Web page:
The long-awaited positive news that the European Union’s member states had reached a political agreement to start accession talks with the two Western Balkans states of Albania and North Macedonia would, usually, be making all the headlines right now.
The agreement, however, has unfortunately been overshadowed by the Covid-19 pandemic which has so far caused over 34,000 deaths around the world.
While the European Union’s ability to respond to the crisis is constrained by the Treaty on the Functioning of the European Union, which foresees public health to be the competence of member states, it is obvious that the EU will, first and foremost, try to mitigate the socio-economic impact of the coronavirus outbreak.
It is worth mentioning that experts estimate the impact of Covid-19 to be potentially worse than the 2008 financial crisis. Therefore, despite the EU’s ambitions to play a bigger role globally, the following questions arise: Will the EU be able to cope with internal crises and meet the expectations of its neighbours, thus stabilising the situation in the region? Or will it get overwhelmed (again) with internal problems and competing national agendas, leaving a space for the third-party actors, such as China and Russia, to fill the vacuum on its borders?
Time is of the essence, and the Western Balkans, less resilient to cope with the unfolding crisis and its consequences, will require strong international support.
As of March 29, the number of reported Covid-19 cases in the six Western Balkans states exceeded 1,000, with Serbia recording the most: 741 registered cases and 13 reported deaths. The Serbian government has introduced drastic measures to contain the spread of the virus, closing its borders to all traffic except for goods, introducing a curfew from 5pm. until 5am., which is even more strict over the weekends and starts at 3pm. Impressive photos of Belgrade’s trade fair venue converted by the army into a makeshift hospital with 3,000 beds ready to receive people with coronavirus symptoms have been all over social media, but there have been other developments which have attracted attention and raised the eyebrows of western partners.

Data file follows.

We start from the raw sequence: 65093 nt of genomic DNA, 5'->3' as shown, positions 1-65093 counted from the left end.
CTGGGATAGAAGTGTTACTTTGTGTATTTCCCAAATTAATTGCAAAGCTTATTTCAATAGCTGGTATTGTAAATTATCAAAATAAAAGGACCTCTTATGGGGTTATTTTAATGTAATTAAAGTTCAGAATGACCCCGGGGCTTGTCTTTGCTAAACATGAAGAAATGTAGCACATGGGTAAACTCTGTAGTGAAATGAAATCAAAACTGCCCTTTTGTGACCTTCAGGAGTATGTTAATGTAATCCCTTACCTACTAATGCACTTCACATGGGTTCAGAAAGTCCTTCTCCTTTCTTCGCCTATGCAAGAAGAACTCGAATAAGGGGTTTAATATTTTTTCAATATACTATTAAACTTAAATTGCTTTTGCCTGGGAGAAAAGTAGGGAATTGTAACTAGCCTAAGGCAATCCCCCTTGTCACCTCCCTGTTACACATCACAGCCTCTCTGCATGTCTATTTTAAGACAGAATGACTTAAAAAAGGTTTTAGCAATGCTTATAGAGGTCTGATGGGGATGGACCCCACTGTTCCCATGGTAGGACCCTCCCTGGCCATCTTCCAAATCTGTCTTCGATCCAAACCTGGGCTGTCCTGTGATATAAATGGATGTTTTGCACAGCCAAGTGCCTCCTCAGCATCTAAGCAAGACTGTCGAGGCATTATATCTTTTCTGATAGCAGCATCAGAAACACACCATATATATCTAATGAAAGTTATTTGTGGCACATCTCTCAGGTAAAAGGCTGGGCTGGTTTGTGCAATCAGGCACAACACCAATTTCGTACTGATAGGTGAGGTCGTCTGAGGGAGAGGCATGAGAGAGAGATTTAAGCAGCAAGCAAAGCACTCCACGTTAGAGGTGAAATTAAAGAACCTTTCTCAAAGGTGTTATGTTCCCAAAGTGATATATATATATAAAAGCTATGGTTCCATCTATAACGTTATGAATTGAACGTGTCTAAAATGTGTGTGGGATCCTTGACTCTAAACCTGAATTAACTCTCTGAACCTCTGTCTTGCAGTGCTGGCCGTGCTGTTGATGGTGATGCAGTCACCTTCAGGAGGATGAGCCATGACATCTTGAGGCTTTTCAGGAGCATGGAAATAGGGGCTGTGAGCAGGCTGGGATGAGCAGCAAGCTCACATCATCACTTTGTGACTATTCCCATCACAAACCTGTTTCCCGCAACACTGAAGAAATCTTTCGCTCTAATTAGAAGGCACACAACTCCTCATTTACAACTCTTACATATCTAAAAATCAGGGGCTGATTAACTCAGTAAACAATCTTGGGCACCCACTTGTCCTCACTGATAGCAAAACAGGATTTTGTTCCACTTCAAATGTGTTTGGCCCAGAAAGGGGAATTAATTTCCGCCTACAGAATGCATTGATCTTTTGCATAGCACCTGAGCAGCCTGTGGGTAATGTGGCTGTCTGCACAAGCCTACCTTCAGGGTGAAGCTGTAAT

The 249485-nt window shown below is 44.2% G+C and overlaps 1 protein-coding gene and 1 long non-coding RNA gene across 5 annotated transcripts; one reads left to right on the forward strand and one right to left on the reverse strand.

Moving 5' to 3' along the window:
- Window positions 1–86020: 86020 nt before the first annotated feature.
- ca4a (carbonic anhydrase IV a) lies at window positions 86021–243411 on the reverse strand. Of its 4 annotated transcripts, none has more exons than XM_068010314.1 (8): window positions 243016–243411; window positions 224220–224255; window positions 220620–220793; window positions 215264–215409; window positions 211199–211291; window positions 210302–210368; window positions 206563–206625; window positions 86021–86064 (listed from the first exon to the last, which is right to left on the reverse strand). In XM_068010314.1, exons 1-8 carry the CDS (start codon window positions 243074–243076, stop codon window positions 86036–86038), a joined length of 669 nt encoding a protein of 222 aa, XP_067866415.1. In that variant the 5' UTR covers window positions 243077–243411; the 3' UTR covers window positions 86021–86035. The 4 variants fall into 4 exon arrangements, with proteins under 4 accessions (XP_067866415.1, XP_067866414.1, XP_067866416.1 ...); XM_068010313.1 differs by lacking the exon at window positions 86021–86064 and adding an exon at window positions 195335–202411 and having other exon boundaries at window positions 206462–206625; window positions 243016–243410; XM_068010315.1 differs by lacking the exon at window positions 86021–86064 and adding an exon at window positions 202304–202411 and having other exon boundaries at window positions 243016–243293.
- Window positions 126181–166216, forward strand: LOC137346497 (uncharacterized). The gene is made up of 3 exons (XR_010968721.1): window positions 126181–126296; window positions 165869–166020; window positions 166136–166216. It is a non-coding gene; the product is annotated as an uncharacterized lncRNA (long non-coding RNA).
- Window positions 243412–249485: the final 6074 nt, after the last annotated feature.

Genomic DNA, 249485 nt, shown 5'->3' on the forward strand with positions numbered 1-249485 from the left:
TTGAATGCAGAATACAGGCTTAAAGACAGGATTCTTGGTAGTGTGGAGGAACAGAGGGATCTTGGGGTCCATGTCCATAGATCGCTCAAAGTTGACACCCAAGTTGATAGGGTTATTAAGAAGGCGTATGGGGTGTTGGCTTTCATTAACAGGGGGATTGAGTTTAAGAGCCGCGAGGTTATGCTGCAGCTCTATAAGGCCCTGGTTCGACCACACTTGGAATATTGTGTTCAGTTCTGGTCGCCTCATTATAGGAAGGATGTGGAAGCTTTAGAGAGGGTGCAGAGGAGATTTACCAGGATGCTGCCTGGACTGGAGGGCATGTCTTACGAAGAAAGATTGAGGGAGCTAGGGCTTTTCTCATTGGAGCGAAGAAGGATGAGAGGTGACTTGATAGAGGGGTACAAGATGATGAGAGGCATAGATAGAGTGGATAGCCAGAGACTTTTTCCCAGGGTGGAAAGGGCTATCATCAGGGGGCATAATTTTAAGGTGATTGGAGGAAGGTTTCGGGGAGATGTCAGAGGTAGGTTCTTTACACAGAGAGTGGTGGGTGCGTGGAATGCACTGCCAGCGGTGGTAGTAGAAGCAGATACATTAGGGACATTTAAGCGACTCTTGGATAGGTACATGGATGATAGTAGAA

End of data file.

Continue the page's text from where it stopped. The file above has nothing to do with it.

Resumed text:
On March 15, after proclaiming a state of emergency, Serbian President Aleksandar Vučić announced at a press conference that he had sent a special request to China, which he claimed was the only hope for Serbia after the EU had decided to limit the export of some medical protective equipment.
Mr Vučić, who is known for his fluid foreign policy alliances, has also stated that “European solidarity doesn’t exist. It was just a fairy-tale on paper”. A few days later, six Chinese medical staff who came to Serbia and brought medical materials were personally welcomed by the president. He greeted each of them with an “elbow greeting” and even kissed the Chinese national flag “to express his deep gratitude”. The news was proudly reported by the Chinese news channel CTGN.
Reaction from the EU came immediately, including from the EU Ambassador to Serbia Sem Fabrizi who pointed out via his Twitter account that the EU is Serbia’s main donor, investor and trade partner.
Moreover, Fabrizi said that he had approved a 7.5-million-euro donation to Serbia to fight the coronavirus and announced that cargo airplanes would bring critical medical equipment the following week. On March 25, as the part of the EU support to the Western Balkan region in the fight against the coronavirus outbreak, a further 93-million-euro package for Serbia was allocated, including 15 million euros for the immediate purchase of medical equipment and 78 million euros for economic recovery.
Despite the fact that the EU is by far the biggest donor to Serbia with more than 3.6 billion euros in grants provided over the past 18 years through pre-accession funds, and is the origin of 70 per cent of investments, the majority of the Serbian population nevertheless believe that China and Russia are the top two foreign investors, far ahead of Germany, according to a government poll.
The Russian Federation, another player known for its historical warm relations with Serbia and which is also trying to expand its influence in the Western Balkans region, has been blamed by the EU for spreading disinformation about the coronavirus to sow panic in the West. The East StratCom Task Force has also observed fake news, misinformation, and disinformation concerning Covid-19 in the Western Balkans information environment.
The case of Serbia shows how perceptions have overtaken facts and actions and it should serve as a lesson for the EU’s future involvement in the region. The influence of China, Russia and other players in the Western Balkans is not going to decrease any time soon, quite the opposite.
The example of Serbia might even inspire other political leaders in neighbouring countries.
Therefore, if the EU really aspires to be a geopolitical power, it should start projecting it and have a clear and predictable strategy for its immediate neighbourhood, especially in the aftermath of the Covid-19 crisis.
This article was originally published on the Emerging Europe website on 30 March 2020.